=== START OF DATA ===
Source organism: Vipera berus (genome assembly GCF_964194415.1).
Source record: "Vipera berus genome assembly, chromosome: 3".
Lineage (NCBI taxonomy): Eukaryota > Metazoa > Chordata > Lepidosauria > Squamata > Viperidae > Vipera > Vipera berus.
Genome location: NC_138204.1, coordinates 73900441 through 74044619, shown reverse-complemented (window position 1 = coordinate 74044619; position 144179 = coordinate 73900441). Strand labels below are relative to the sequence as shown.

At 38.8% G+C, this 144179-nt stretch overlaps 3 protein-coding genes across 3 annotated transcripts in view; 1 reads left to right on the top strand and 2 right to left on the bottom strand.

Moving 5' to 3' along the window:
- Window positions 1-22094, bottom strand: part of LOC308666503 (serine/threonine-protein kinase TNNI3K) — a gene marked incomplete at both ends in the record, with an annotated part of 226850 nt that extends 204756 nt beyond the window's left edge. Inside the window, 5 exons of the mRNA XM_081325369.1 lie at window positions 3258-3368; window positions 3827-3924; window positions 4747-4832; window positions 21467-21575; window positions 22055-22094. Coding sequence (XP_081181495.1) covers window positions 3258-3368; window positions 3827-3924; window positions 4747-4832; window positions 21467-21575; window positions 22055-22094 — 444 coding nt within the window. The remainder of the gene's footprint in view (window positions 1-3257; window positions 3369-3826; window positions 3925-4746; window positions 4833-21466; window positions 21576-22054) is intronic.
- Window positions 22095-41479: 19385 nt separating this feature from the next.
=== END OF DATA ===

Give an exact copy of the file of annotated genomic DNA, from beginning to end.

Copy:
Source organism: Vipera berus (genome assembly GCF_964194415.1).
Source record: "Vipera berus genome assembly, chromosome: 3".
Lineage (NCBI taxonomy): Eukaryota > Metazoa > Chordata > Lepidosauria > Squamata > Viperidae > Vipera > Vipera berus.
Genome location: NC_138204.1, coordinates 73900441 through 74044619, shown reverse-complemented (window position 1 = coordinate 74044619; position 144179 = coordinate 73900441). Strand labels below are relative to the sequence as shown.

At 38.8% G+C, this 144179-nt stretch overlaps 3 protein-coding genes across 3 annotated transcripts in view; 1 reads left to right on the top strand and 2 right to left on the bottom strand.

Moving 5' to 3' along the window:
- Window positions 1-22094, bottom strand: part of LOC308666503 (serine/threonine-protein kinase TNNI3K) — a gene marked incomplete at both ends in the record, with an annotated part of 226850 nt that extends 204756 nt beyond the window's left edge. Inside the window, 5 exons of the mRNA XM_081325369.1 lie at window positions 3258-3368; window positions 3827-3924; window positions 4747-4832; window positions 21467-21575; window positions 22055-22094. Coding sequence (XP_081181495.1) covers window positions 3258-3368; window positions 3827-3924; window positions 4747-4832; window positions 21467-21575; window positions 22055-22094 — 444 coding nt within the window. The remainder of the gene's footprint in view (window positions 1-3257; window positions 3369-3826; window positions 3925-4746; window positions 4833-21466; window positions 21576-22054) is intronic.
- Window positions 22095-41479: 19385 nt separating this feature from the next.